Explore how international and national trends and policies have affected local sustainable development, environmental conservation and social justice efforts. At Monteverde, you will become immersed in Tico culture as you engage in the point of intersection between issues of economic, environmental and community sustainability.
• Gain employable skills in organic farming, Fair Trade cooperatives, bi-lingual education, non-profit management, conservation, and public health through service learning placements.
Butterfly Garden – environmental education
Students will be working with environmental educators to create their own experiential modules. They will learn the basics of lesson design and implementation. They will then collaborate with the rest of the students to deliver those modules in local schools.
Bellbird Biological Corridor – reforestation
Students will work on an active reforestation site and learn the challenges and successes of various reforestation models. They will in turn teach the information they have learned to local students and participate with them in a reforestation activity of their own design.
Finca La Querencia – permaculture/sustainable agriculture
Students will learn the basics of permaculture and sustainable agriculture. They will design a food module and then implement it in local schools.
Fall 2013: $15,900
Spring 2014: TBA
Includes tuition, program costs, room and board, in-country travel.
Learn about financial aid options here
16 Transferable Credits from the University of Massachusetts, Amherst
upon successful completion of the program
Fall Semester: September 1 – December 8, 2013
Spring Semester: TBA
Minimum GPA: 2.5
Minimum Age: 18 and above
Language: none required
90 day Visa upon entry to Costa Rica. Students will renew their visa as part of the program.
For more information please contact our office.
Fall Semester March 15
Spring Semester September 30
Rolling admissions on a first come first serve basis, so apply early!
Contact us for availability.
Monteverde Institute (MVI) is a living laboratory dedicated to developing a just, sustainable culture and environment. MVI is well known for its non-profit management and conservation as well as supporting local bilingual schools in place-based education and several clinics focused on holistic health.
Experts, scientists and adventurers world-wide visit MVI to practice applied research, collaborate on community projects and explore this unique cloud forest nestled in the Tilaran Mountains. Learn more about the community here!
• Explore San Jose and orient yourself to a new country. Visit the national university and meet with a health expert about urban challenges
• Travel to the Caribbean side of the country to the Tirimbina Biological Reserve. http://www.tirimbina.org/ Begin to ground yourself in Costa Rica’s challenges by visiting agroindustries like pineapples and bananas and juxtaposing them with smaller cacao and organic operations. Meet with experts and learn about specific threatened species and the work being done to save them. Spend your first few days at a working biological station, building community, getting to know one another, and sharing learning objectives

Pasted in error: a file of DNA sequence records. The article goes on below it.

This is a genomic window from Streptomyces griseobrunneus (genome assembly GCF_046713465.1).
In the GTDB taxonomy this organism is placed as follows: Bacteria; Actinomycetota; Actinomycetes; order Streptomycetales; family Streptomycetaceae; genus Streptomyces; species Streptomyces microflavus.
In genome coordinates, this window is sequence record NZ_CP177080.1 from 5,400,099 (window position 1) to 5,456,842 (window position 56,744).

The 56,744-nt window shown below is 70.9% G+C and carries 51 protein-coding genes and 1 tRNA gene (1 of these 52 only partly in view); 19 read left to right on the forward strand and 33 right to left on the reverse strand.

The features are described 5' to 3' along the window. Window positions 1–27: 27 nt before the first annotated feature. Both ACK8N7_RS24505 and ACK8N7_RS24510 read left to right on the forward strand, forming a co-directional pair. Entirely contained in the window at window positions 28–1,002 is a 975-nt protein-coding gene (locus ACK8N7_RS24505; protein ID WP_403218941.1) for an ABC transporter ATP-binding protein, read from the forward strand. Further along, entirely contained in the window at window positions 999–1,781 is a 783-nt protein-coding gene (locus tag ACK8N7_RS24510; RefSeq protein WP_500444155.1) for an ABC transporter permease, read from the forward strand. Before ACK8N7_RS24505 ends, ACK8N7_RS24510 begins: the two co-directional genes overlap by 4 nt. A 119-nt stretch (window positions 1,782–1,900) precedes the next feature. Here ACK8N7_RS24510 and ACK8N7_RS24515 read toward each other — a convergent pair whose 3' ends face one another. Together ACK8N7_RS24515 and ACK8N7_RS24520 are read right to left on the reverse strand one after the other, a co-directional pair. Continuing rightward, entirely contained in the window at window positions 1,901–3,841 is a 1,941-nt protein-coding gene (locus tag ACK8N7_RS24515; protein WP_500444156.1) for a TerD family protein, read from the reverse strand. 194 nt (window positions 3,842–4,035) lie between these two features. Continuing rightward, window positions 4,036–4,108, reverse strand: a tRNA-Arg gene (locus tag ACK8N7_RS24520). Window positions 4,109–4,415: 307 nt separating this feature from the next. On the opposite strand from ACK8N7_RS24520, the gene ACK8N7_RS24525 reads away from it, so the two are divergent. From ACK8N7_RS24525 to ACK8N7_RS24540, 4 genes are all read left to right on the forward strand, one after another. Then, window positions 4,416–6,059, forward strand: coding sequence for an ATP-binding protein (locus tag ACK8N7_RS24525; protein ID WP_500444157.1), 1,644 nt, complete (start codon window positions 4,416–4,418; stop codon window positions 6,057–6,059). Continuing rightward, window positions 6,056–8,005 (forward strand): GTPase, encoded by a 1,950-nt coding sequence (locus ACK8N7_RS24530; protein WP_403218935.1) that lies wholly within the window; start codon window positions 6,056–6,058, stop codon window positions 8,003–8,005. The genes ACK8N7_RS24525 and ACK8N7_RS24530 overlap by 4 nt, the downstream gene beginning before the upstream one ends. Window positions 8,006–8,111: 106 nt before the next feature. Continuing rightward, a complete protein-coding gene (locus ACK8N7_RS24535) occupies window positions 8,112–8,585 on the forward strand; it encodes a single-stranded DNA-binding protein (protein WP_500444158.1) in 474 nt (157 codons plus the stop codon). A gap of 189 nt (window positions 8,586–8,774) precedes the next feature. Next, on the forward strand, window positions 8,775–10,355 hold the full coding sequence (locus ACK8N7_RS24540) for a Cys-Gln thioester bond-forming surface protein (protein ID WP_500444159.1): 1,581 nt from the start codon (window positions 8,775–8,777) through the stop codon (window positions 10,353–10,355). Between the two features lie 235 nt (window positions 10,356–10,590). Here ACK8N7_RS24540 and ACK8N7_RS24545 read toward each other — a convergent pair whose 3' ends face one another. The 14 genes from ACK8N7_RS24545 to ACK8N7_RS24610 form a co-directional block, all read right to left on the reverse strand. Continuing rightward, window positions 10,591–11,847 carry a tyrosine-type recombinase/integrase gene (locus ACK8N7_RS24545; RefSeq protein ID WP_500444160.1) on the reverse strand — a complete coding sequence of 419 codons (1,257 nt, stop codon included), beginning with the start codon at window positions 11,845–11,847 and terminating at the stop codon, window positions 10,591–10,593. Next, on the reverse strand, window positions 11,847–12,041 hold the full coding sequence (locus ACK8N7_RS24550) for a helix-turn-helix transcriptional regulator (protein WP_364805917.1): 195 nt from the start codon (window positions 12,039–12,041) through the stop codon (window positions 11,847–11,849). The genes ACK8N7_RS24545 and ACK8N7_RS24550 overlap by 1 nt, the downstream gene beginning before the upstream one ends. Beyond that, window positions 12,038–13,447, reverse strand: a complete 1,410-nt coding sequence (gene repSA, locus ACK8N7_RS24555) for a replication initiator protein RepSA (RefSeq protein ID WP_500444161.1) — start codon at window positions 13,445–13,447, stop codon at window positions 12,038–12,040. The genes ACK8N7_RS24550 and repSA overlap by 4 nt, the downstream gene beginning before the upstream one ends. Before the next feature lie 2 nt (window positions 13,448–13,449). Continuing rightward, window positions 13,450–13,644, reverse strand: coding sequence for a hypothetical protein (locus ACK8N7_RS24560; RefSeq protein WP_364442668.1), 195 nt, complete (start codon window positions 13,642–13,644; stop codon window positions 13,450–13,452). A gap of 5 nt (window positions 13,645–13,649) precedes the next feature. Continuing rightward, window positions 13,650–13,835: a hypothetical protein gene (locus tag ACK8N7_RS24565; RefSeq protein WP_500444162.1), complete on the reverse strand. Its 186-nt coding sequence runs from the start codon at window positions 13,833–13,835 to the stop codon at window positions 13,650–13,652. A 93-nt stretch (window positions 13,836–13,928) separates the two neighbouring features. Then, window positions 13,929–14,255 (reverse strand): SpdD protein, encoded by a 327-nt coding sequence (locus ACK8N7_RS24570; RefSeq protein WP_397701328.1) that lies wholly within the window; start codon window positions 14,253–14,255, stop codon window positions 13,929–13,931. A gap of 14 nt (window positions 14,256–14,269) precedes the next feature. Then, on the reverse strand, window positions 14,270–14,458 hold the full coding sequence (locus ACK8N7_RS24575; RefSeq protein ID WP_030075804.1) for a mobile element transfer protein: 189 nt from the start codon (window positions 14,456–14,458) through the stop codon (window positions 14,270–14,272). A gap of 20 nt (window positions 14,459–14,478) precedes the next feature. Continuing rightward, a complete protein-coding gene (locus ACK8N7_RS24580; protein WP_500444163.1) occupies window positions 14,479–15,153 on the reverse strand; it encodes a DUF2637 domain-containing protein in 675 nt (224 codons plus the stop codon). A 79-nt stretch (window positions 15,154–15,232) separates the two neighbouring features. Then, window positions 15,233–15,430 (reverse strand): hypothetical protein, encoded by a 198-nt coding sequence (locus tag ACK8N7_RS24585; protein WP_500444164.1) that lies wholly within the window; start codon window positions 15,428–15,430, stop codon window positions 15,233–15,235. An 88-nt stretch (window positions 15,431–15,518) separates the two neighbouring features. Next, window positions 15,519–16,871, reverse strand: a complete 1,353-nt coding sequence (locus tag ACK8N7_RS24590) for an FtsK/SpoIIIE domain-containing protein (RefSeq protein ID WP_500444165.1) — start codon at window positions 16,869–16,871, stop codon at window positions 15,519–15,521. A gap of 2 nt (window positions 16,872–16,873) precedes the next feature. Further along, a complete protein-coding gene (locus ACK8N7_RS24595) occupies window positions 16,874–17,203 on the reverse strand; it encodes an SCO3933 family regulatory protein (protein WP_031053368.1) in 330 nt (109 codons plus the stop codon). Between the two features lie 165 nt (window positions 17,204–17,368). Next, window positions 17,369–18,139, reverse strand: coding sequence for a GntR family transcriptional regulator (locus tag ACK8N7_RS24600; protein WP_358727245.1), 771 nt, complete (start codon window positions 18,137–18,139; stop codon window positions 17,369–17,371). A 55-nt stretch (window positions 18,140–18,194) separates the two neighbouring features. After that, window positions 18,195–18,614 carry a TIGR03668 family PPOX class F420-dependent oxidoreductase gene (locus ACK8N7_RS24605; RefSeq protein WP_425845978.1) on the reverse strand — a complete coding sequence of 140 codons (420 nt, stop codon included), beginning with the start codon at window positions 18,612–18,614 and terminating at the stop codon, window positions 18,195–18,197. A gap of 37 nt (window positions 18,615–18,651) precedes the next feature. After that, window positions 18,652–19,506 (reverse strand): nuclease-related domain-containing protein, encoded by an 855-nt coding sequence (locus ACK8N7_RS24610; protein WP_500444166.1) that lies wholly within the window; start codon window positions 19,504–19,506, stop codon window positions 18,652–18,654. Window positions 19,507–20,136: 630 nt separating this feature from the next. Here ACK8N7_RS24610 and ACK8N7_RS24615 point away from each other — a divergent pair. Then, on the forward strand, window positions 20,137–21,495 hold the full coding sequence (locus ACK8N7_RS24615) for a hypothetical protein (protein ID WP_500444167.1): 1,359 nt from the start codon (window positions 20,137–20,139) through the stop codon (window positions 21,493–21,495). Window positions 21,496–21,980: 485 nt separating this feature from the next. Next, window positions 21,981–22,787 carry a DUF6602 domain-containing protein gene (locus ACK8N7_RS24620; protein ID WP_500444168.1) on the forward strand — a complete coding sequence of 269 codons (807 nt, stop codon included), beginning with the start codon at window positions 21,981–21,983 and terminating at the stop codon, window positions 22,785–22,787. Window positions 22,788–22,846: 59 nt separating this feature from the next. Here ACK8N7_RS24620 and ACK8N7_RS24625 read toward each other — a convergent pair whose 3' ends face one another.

• Head up to Monteverde and immerse yourself immediately in the myriad communities that make up the zone
• Hike with program staff and other students into the cloud forest reserves as your introduction to Costa Rica’s incredible bio-diversity and life zones
• Tour San Luis and meet your host community
• Program Orientation and Introduction to the vision of the Monteverde Institute
• Health and Safety orientation and overview
• Meet your host family and community and begin learning about attempts at sustainable environmental and agricultural practices
• Attend meeting at the local Quaker meeting house
• Begin an intensive immersion into Spanish language course
• Continue group building and Community activities and develop your individual learning plan
• Share your first yoga class in San Luis at the local community center
• Participate in your first team community service project (e.g. installing a biodigester, working on the trail system, etc)
• Study and field work in tropical ecology
• Begin Service Learning planning and internships
• Begin working at the local elementary school, on a reforestation project, plant beans with farmers or harvest coffee
• Engage with Quaker communities at community meetings, potlucks, scrabble games, etc.
• Begin learning a new skill during community meeting (e.g. making recycled jewelry, building furniture out of tires, etc.)
• Continue class and field study of social justice and sustainable development at the global, regional, national and local levels
• Explore cloud forest reserves and tropical biology and environmental issues
• Attend Quaker meeting, play ultimate Frisbee, go to the farmers’ market during your weekends
• Enjoy the local music festival or attend the Latin American cinema series
• Head to the dry forest and marine reserves of Guanacaste
• Learn about entirely new microclimates and economic and social sustainability challenges of coastal communities and tropical dry forests
• Snorkel, swim, boogie board or surf and explore the marine reserve
• Get a chance to view whales and/or dolphins and hear their communication underwater. (possible in the Fall semester) See turtles heading onto shore to lay eggs (possible in Spring)